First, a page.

room air pollution

aainla Posted By aainla, Jan 26, 2006 at 4:40 PM

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  1. aainla

    aainla
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    Jan 26, 2006
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    I have a new vermont castings resolute wood burning stove. I thought it was supposed to burn clean. Not only are my rooms filled every day with grey ash, the air is like a bar were they have been smoking for 10 years. We burn only maple wood so I don't think the wood is the problem. I never see smoke coming out anywhere. What is the problem??
     
  2. Eric Johnson

    Eric Johnson
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    Nov 18, 2005
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    That shouldn't be happening.

    What kind of chimney are you venting into and what shape is it in? Has it been cleaned recently?
     
  3. MountainStoveGuy

    MountainStoveGuy
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    Jan 23, 2006
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    stoves dont smoke/burp/leak, bad chimneys make them smoke/burp/leak. The newer the stove the more draft sensitive its going to be. Efficiency means that theres lots more heat in the room, but not nearly as much heat left for the chimney. Im just repeting what the inspector said...
     
  4. aainla

    aainla
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    Jan 26, 2006
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    The chimney is entirely within the house. A kit with a 5-8' (I don't know how long it was) stove pipe was attached to the stove vent hole to go into & adapt to our existing brick chimney. The chimney had been cleaned since the time it had been used previously.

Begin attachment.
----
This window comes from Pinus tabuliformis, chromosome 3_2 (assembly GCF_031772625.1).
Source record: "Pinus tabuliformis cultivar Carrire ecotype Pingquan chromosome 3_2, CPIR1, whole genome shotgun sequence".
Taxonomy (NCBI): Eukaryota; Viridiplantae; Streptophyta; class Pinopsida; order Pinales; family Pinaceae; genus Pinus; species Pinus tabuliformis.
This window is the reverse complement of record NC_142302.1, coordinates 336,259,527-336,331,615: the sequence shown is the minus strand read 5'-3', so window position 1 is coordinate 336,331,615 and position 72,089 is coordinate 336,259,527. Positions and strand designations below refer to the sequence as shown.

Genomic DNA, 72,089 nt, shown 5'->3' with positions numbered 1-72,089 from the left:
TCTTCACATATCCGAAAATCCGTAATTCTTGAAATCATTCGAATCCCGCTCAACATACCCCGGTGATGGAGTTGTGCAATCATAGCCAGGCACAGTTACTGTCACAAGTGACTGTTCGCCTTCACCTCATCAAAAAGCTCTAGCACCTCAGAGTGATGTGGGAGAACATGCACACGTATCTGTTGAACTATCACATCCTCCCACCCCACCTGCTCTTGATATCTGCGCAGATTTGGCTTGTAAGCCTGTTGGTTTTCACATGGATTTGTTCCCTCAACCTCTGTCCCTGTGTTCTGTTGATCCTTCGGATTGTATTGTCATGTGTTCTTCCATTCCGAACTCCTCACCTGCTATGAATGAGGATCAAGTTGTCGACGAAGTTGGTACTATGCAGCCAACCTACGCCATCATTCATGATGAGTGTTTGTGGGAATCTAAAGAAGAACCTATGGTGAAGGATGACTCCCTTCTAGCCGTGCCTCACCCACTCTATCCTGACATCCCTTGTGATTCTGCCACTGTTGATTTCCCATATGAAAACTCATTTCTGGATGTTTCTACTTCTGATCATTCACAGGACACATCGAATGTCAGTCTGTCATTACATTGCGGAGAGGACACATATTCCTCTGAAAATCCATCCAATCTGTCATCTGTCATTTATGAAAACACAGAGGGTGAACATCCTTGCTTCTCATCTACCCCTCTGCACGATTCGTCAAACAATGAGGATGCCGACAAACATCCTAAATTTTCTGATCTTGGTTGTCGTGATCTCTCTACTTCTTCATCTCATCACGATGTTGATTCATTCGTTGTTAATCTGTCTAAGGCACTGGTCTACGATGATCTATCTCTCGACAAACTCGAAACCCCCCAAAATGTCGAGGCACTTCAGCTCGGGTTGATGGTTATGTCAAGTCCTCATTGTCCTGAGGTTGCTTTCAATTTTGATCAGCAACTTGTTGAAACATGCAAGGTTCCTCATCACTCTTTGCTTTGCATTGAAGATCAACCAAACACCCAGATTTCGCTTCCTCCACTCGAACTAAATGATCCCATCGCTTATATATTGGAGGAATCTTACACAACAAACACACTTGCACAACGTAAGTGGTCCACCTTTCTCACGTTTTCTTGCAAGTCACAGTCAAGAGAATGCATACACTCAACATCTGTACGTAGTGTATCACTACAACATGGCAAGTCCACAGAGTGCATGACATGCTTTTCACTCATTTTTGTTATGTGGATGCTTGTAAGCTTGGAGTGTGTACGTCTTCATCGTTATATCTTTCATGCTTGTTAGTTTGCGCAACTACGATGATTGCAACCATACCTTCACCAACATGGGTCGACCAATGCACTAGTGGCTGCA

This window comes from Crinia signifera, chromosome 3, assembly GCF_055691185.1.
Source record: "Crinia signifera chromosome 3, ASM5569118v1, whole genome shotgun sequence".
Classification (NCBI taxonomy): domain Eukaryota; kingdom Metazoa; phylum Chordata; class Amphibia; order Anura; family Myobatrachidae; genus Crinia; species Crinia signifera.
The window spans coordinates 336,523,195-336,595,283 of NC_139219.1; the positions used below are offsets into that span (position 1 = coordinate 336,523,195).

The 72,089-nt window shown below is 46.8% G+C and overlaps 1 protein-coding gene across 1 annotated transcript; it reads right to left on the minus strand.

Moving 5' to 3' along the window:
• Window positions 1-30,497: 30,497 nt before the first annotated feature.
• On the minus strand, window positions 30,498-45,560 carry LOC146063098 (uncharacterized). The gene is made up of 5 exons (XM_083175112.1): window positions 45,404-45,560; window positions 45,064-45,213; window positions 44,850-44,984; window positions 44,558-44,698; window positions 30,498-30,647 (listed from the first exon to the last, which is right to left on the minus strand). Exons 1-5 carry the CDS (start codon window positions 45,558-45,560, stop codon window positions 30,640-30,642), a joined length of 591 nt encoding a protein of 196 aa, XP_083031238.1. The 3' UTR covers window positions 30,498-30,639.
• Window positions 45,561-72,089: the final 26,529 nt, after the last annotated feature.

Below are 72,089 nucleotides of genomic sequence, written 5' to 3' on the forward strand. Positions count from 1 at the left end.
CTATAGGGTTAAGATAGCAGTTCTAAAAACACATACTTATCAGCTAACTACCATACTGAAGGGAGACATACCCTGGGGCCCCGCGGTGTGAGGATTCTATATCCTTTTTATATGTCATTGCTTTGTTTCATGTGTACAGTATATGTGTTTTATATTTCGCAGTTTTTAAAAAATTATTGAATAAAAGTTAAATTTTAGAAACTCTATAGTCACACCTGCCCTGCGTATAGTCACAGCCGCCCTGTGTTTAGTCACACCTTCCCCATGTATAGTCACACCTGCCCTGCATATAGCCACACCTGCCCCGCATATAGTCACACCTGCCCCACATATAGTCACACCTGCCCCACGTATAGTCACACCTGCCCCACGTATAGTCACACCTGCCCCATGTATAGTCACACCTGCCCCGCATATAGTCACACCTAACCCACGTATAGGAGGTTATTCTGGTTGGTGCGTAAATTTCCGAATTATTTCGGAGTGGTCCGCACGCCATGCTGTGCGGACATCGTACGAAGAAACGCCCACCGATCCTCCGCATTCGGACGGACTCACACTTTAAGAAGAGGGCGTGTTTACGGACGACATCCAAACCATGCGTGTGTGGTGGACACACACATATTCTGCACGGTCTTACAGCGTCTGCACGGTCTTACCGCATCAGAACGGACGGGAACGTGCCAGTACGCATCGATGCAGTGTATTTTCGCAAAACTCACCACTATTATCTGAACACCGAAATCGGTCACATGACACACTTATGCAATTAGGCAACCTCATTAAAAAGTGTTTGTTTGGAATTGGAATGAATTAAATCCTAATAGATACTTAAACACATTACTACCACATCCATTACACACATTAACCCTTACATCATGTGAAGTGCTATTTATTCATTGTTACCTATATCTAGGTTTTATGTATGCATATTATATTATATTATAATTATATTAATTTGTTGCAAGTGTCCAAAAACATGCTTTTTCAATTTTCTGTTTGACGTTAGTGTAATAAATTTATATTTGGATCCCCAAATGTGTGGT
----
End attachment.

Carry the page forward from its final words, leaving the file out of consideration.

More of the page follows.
5. joshuaviktor

    joshuaviktor
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    Dec 19, 2005
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    Drafting is the process whereby hot air rises up through a chimney, pulling room air into the stove, and sucking the smoke and particulates out of the chimney with it. Newer stoves are much more efficient than even 10-15 year old stoves. This means they pull much more of the heat out of the exhause gasses, than older stoves. This means that correct chimney size/length ratios are Vital to correctly start the draft effect. You are venting a round column of hot air with some particulates into a fairly warm pipe (the 5-8 foot section of connecting pipe). Then it connects and vents into a square (ish) MUCH larger MUCH colder brick chimney. (Guessing about size being MUCH larger). This stops drafting cold (pun intended).

    Questions:
    1. How tall is the chimney?
    2. How big is the chimney?
    3. How much horizontal pipe do you have going to this chimney?
    4. How was the pipe connected to the brick chimney? - (It might be very badly sealed)

    With these answers, we can definitely give you some suggestions, although I'm going to offer a preliminary one right now.

    Get a liner. It is much easier for smoke to continue up a same diameter pipe/liner, than to vent into tha large cold brick or masonry chimney.

    Good luck

    Joshua
     
  6. aainla

    aainla
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    Jan 26, 2006
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    The chimney continues 18-20' above the stove (that is including the area where the round pipe is inserted). It goes up through another floor & short attic space and is at least 4 1/2' above the roof.
    A metal flange was put in around the pipe to filling the chimney as well as some insulation material.
    The chimney is at least 18" square.
    The "horizontal" connection from the stove to the chimney is about 18" and does have a slight slant up to the chimney.
    This is an old house and we do not have the problem of being air tight. Also because this is an historic house we do not want to put some sealent in the chimney that could only be removed by damaging the chimney.
    Thank you for your continued assistance.
     
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